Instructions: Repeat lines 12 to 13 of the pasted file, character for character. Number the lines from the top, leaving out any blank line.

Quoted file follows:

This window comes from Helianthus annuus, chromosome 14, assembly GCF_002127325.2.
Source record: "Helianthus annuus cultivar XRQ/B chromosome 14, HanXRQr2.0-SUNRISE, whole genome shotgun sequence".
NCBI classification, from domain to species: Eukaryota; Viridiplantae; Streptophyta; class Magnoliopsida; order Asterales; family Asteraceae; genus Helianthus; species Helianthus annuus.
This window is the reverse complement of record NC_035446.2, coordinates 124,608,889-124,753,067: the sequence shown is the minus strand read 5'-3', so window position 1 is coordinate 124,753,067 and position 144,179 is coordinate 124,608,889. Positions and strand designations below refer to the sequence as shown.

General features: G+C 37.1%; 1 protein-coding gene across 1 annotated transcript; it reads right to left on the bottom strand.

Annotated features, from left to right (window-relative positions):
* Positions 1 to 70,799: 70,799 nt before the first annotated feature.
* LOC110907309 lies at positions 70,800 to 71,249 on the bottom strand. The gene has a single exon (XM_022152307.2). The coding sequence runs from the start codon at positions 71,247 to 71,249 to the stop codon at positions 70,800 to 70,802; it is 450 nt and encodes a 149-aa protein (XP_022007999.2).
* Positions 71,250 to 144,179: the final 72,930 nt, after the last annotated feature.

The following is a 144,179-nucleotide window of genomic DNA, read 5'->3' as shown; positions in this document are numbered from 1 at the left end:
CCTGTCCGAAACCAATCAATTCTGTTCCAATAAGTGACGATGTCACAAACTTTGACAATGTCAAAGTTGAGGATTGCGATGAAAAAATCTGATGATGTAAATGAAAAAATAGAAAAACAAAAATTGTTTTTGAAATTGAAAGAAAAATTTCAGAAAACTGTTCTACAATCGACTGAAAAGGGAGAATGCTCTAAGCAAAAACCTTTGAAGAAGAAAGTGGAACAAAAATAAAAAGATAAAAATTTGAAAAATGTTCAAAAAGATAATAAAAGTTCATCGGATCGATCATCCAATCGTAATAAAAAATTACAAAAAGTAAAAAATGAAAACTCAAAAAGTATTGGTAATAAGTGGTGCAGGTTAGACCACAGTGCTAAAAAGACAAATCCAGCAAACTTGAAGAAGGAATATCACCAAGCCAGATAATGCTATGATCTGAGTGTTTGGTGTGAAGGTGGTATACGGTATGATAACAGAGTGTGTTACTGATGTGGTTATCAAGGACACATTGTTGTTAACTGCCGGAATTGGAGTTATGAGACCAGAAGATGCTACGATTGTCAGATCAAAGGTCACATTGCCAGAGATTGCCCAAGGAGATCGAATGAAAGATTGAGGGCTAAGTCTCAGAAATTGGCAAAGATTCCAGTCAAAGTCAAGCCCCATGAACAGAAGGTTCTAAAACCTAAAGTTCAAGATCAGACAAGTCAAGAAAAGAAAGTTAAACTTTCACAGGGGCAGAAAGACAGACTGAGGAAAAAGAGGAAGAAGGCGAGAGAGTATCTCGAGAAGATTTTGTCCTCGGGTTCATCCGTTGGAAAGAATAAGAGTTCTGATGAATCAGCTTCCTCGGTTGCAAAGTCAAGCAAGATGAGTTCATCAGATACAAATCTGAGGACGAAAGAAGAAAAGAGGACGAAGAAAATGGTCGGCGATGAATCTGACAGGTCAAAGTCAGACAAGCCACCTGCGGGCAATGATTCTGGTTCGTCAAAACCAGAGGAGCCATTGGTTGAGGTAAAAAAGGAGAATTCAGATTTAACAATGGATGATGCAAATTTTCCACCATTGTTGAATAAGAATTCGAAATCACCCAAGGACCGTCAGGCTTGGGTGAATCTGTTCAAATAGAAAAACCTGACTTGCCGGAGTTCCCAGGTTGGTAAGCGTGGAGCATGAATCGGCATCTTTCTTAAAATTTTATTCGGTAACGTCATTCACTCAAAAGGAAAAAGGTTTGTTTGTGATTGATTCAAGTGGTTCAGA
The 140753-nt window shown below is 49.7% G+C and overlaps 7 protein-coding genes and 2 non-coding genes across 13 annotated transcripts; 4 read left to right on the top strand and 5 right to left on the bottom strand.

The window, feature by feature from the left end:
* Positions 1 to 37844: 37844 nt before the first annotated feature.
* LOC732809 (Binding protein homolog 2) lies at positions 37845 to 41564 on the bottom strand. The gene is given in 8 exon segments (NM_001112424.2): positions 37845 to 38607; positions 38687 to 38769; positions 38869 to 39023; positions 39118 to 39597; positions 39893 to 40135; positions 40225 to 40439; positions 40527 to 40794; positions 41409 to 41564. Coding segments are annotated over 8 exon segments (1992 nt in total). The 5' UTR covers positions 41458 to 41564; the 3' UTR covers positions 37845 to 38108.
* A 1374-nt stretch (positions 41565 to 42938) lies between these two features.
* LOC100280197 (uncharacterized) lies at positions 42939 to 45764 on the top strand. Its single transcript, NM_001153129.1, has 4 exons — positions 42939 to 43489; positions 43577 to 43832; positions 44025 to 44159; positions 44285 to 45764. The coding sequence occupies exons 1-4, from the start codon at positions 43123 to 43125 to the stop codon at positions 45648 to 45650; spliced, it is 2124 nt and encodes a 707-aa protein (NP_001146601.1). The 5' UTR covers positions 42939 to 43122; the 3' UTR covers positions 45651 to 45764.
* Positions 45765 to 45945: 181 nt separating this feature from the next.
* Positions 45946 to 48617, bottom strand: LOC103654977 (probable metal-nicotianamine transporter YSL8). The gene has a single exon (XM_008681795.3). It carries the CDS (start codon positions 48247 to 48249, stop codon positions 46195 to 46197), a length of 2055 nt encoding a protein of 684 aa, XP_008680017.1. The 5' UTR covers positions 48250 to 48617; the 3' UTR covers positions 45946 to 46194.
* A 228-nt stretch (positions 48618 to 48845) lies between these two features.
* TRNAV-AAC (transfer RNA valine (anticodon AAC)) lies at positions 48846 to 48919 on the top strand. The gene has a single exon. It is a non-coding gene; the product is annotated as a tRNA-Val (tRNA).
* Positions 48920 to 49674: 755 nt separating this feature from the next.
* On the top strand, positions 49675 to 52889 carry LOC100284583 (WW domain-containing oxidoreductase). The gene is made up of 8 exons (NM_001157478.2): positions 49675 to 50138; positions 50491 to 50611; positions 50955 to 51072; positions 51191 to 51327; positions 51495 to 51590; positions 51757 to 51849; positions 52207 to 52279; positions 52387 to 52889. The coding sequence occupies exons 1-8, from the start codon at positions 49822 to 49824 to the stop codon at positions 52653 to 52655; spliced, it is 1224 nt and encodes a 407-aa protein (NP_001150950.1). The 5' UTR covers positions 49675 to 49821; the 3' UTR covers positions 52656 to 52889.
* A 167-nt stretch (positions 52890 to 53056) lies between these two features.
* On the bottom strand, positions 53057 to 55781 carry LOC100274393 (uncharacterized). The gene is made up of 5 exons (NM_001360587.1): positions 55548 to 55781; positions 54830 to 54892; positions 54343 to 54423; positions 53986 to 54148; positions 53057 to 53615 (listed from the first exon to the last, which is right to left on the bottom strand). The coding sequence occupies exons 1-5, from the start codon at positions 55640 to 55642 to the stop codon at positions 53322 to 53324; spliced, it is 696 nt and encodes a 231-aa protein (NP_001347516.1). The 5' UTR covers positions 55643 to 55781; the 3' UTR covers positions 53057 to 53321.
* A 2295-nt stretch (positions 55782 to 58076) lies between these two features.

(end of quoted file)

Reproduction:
The 140753-nt window shown below is 49.7% G+C and overlaps 7 protein-coding genes and 2 non-coding genes across 13 annotated transcripts; 4 read left to right on the top strand and 5 right to left on the bottom strand.

The window, feature by feature from the left end: